Jon Korie is executive officer of a ship (Star Wolf) he really should be captaining. But a succession of "jinx" events have put him and the Star Wolf in unenviable status with the Star Fleet. Korie is also plagued with emotional pain and regret about the loss of his wife and son during the long-standing war with the evil Morthans. Now, with Captain Parsons on the Op Deck where he should be, the Star Wolf is sent to rescue the Norway, a disabled research vessel in a decaying orbit around a giant red star.
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Korie has bad feelings about the mission, and is concerned about why the Norway is out here beyond nowhere. When no response comes from the Norway, Korie heads an inspection team to determine the problem. The team finds that the ship is infested with bloodworms, a plasmacyte that is basically unstoppable as it breaches retaining walls and attacks humans. Korie and his team become infected.
Survivors on the Norway include the mission executive and the head scientist. Their evasive answers to questions increase Korie's feelings of discomfort. The Norway's intelligent computer system is of no help to them, but Captain Parsons decides to attempt a rescue of the team and "cure" of the bloodworm scourge. Against his better judgment, Korie agrees, and the Star Wolf is again involved in possible scandal and political controversy.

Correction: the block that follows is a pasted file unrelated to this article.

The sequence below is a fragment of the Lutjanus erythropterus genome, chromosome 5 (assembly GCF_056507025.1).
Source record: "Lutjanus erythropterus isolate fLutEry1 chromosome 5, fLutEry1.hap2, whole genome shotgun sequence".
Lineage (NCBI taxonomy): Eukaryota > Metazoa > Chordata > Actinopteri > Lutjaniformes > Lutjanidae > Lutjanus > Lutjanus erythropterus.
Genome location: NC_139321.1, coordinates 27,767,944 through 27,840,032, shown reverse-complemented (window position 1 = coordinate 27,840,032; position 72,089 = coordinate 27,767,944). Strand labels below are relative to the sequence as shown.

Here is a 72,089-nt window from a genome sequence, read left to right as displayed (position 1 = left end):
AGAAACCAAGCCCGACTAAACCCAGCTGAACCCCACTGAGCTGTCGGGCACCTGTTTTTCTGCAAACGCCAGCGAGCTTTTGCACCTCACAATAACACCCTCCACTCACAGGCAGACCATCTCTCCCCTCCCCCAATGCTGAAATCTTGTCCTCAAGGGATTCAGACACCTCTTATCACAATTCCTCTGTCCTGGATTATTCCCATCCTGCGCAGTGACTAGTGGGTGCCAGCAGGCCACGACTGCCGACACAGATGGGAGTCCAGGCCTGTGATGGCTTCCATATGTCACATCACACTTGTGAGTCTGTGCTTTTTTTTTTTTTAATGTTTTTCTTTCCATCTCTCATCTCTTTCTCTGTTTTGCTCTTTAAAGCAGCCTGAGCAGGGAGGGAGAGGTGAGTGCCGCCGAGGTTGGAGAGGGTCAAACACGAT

This book is based on Star Trek space and time; it's the fourth book in the Star Wolf series. There is hard science detail and interesting alien-human interactions.
The review of this Book prepared by K Cheatham
'Blood and Fire' is the fourth book in David Gerrold's Star Wolf series. The story opens on the deck of the Star Wolf, as the ship jumps through hyperspace in answer to a distress call of a derelict ship. Commander Korie is here (nope, no stars yet), as well as the other members of the crew from the previous books, with some new faces: Captain Parsons, and new members of the Quilla group. The main story arcs involve the mysteries of the distressed vessel, and the strange virus it holds, and crew member Brian Armstrong coming to grips with his loss and his relationship to the Quilla group.
The review of this Book prepared by Thomas Head